In this high-tech world, cybersecurity issues are on the rise, but local universities are preparing students to become white collar crime fighters.
Carlow University in Oakland recently introduced a Cyber Threat Research and Analytics MicroMaster’s certificate program for professionals looking to increase their technical know-how to meet current workforce demands.
“Carlow was very interested in building a cyber investigation program that would complement our unique Master of Fraud and Forensics online degree where students learn how to detect, prevent and remediate white collar crime,” said Mary Onufer, associate professor of Fraud and Forensics. “Many of our alums and current students work in Industries where their employers are requiring them to build skills in investigating on the clear and dark web.”
The nine-credit, online offering engages experts in fields such as accounting, finance, law enforcement, government and the private sector to help students gain an understanding of what constitutes cyber or cyber-enabled crime. Topics range from encryption and obfuscation to virtual currency.
Enrollment is currently open for the spring and fall 2018 semesters and Onufer hopes to have 20 students in each of the three courses in the program, which culminates with a two-day residency at the National Cyber-Forensics & Training Alliance in Pittsburgh.
Partnerships aim to stop hackers
Carlow, along with other institutions such as Seton Hill and Robert Morris universities, partnered with NCFTA to create up-to-date teachings designed to stop hackers in their tracks.
“We keep the curriculum fresh through a combination of efforts,” Onufer says. “Best practices for faculty has always been to stay abreast of current research by reading academic journals, attending and presenting at conferences, and being aware of the latest industry trends. Partnerships with organizations like NCFTA are also key for helping us stay current. We utilize adjunct instructors who are professionals in the field, so our students are always aware of best practices in the industry.
The idea to form the NCFTA began in the late-1990’s with the local FBI field office and several financial entities. The non-profit, which has offices in New York and Los Angeles, officially was established in 2002 to serve as a neutral and trusted enabler of information sharing between the public and private sector and academia, explains Steve Mancini, NCFTA’s chief technical officer and director for strategic operations.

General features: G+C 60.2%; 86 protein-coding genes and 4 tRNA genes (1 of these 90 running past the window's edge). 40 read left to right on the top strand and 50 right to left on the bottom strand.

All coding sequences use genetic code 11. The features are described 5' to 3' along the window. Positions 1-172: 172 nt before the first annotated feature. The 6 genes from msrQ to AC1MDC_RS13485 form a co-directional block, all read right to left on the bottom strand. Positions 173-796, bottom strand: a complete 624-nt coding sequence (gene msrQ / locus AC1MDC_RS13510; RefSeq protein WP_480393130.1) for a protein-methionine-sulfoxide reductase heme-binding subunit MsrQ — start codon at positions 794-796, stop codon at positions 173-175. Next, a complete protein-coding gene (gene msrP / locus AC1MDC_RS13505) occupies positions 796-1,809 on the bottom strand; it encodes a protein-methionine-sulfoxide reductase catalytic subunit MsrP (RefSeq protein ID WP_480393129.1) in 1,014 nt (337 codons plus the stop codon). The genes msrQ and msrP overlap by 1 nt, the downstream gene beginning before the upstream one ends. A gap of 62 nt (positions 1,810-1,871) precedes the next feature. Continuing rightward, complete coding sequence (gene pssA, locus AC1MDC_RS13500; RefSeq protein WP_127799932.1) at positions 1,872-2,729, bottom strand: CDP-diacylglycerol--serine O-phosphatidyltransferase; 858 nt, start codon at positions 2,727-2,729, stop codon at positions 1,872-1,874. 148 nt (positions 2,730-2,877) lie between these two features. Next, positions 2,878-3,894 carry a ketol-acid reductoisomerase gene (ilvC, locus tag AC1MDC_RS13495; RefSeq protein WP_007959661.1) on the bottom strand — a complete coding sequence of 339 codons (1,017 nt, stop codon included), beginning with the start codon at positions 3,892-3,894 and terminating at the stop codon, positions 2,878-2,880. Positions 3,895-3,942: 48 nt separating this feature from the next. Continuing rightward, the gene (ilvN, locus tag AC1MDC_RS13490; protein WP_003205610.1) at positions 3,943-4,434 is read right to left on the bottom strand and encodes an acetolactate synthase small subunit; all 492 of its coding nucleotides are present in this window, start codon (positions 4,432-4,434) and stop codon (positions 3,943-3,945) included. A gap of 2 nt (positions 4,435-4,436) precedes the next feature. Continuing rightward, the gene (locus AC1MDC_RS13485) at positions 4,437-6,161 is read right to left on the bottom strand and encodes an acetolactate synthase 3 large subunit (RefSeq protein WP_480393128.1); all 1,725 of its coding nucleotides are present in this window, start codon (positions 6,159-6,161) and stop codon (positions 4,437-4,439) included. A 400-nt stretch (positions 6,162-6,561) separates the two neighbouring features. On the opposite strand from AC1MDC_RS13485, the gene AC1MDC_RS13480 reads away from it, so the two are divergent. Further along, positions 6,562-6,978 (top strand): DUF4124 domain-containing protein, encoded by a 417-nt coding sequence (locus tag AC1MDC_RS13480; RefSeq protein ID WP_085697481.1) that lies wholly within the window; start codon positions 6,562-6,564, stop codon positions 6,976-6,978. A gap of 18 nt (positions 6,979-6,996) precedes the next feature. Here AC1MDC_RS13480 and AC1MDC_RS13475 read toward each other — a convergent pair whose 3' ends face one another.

NCFTA provides analytic research support, generates intelligence reports and technical feeds and provides a free Internet Fraud Alert service. The alliance has offered academic internships since its inception, and, in 2016, began formally partnering with schools for three-day training courses.
One such event will occur at Robert Morris University, in Moon Township, March 6-8.
Through hands-on training, “Dark Web Investigations” will give attendees a basic understanding of cyber threats and the people who make them and how to conduct online investigations and interact on the web without compromising themselves.
Getting their hands dirty
Mancini says the three-day training courses have been selling out with waiting lists.
Demand for cybersecurity education is so high that Seton Hill University, in Greensburg, will be adding three new courses over the next few semesters to ensure school’s teachings stay fresh with current technology: Cybercrime, Beginner Dark Web and Advanced Dark Web. Mancini will serve as the instructor.
Seton Hill’s cybersecurity bachelor’s degree program -- now in its second year – was the first to partner with NCFTA.
“With the way technology is changing, you can’t just have a week of learning about this and another week learning about that. Students really need to get their hands dirty,” says Stacy Moore, an information security officer, instructor and department coordinator for cybersecurity and external partnerships.
There are about 60 students enrolled in the program. Once they graduate, what kind of jobs await them?
“Some will work in fraud detection or policy areas, others may be more technical,” Mancini says. “It depends on their area, but because we work cross-sector and on a wide-range of cyber-related topics, there are many opportunities.”